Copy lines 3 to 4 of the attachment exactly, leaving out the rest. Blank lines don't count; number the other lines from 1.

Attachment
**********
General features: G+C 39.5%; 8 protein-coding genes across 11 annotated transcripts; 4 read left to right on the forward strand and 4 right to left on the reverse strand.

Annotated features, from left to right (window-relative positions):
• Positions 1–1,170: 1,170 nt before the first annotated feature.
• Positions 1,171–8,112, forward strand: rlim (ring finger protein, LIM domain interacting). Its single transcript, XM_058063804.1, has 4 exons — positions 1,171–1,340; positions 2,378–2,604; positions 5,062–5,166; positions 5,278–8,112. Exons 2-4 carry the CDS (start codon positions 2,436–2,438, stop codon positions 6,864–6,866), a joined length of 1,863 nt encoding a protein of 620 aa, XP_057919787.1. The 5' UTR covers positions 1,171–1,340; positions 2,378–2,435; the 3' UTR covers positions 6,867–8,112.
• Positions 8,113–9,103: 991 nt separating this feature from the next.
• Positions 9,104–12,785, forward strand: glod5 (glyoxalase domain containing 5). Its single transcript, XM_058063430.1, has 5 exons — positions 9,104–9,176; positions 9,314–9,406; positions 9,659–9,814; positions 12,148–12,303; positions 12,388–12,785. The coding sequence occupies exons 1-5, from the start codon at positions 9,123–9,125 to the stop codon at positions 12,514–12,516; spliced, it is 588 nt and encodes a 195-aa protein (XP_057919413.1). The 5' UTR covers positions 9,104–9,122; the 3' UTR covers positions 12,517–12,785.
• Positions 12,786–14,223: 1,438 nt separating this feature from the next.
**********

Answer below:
• Positions 1–1,170: 1,170 nt before the first annotated feature.
• Positions 1,171–8,112, forward strand: rlim (ring finger protein, LIM domain interacting). Its single transcript, XM_058063804.1, has 4 exons — positions 1,171–1,340; positions 2,378–2,604; positions 5,062–5,166; positions 5,278–8,112. Exons 2-4 carry the CDS (start codon positions 2,436–2,438, stop codon positions 6,864–6,866), a joined length of 1,863 nt encoding a protein of 620 aa, XP_057919787.1. The 5' UTR covers positions 1,171–1,340; positions 2,378–2,435; the 3' UTR covers positions 6,867–8,112.